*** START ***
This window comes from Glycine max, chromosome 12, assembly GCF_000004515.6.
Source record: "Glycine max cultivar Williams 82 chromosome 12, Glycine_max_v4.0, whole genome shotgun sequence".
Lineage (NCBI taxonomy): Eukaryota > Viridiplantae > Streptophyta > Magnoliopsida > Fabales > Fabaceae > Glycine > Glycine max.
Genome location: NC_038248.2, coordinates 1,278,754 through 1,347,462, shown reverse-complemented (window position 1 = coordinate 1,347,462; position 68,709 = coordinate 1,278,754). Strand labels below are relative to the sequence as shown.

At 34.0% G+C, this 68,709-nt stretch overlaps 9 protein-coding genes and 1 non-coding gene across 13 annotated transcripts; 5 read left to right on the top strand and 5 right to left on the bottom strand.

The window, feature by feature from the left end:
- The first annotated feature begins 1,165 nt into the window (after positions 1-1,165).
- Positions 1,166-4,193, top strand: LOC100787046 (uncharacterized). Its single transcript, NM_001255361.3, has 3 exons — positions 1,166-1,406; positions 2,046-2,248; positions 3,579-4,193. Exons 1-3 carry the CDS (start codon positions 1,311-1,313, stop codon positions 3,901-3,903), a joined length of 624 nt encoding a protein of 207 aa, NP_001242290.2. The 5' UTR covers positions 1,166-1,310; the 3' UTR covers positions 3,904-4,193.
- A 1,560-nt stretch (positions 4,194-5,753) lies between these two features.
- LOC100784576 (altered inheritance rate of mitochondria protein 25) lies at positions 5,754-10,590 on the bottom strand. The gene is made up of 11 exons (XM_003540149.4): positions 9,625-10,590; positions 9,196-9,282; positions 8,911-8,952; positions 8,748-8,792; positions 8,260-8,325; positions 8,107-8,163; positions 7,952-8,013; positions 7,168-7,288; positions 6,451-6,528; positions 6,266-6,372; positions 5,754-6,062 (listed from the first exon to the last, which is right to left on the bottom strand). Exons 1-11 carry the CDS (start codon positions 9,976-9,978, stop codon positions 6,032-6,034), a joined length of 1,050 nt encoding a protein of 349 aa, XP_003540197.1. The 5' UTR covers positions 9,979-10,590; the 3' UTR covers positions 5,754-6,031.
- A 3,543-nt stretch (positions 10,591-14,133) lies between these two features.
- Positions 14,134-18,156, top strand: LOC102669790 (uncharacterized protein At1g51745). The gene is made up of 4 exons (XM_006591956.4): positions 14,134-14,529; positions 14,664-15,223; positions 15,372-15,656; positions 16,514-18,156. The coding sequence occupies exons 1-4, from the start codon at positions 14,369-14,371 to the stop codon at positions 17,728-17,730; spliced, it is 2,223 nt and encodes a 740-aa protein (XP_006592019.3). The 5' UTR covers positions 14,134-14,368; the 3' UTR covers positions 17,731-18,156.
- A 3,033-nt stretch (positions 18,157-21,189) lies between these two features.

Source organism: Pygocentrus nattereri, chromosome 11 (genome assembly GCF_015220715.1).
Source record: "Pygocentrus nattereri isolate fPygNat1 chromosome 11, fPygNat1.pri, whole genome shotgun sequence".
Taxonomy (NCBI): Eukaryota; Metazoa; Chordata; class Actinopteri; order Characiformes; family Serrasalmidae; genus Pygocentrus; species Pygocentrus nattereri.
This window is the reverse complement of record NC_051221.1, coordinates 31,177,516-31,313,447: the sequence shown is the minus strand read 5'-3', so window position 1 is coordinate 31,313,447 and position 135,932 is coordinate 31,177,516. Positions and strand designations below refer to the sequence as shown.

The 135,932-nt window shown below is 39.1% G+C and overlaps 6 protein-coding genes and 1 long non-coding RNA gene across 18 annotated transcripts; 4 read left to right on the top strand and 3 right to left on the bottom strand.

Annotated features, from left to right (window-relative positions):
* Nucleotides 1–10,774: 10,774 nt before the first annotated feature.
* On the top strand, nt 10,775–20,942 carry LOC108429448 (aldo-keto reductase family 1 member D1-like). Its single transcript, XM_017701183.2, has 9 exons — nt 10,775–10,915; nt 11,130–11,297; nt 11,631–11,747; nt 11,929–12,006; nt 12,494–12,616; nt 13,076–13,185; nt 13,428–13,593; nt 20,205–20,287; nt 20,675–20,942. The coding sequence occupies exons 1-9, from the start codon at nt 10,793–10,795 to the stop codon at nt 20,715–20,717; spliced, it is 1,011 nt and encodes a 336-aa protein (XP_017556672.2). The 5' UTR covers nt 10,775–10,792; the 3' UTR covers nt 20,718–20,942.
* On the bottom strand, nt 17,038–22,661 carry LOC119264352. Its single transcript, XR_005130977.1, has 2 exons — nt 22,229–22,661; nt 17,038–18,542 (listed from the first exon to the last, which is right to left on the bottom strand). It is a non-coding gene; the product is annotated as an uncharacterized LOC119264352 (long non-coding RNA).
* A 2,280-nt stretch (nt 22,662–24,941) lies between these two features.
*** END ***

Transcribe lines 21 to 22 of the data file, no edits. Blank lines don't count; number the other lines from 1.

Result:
* On the top strand, nt 10,775–20,942 carry LOC108429448 (aldo-keto reductase family 1 member D1-like). Its single transcript, XM_017701183.2, has 9 exons — nt 10,775–10,915; nt 11,130–11,297; nt 11,631–11,747; nt 11,929–12,006; nt 12,494–12,616; nt 13,076–13,185; nt 13,428–13,593; nt 20,205–20,287; nt 20,675–20,942. The coding sequence occupies exons 1-9, from the start codon at nt 10,793–10,795 to the stop codon at nt 20,715–20,717; spliced, it is 1,011 nt and encodes a 336-aa protein (XP_017556672.2). The 5' UTR covers nt 10,775–10,792; the 3' UTR covers nt 20,718–20,942.
* On the bottom strand, nt 17,038–22,661 carry LOC119264352. Its single transcript, XR_005130977.1, has 2 exons — nt 22,229–22,661; nt 17,038–18,542 (listed from the first exon to the last, which is right to left on the bottom strand). It is a non-coding gene; the product is annotated as an uncharacterized LOC119264352 (long non-coding RNA).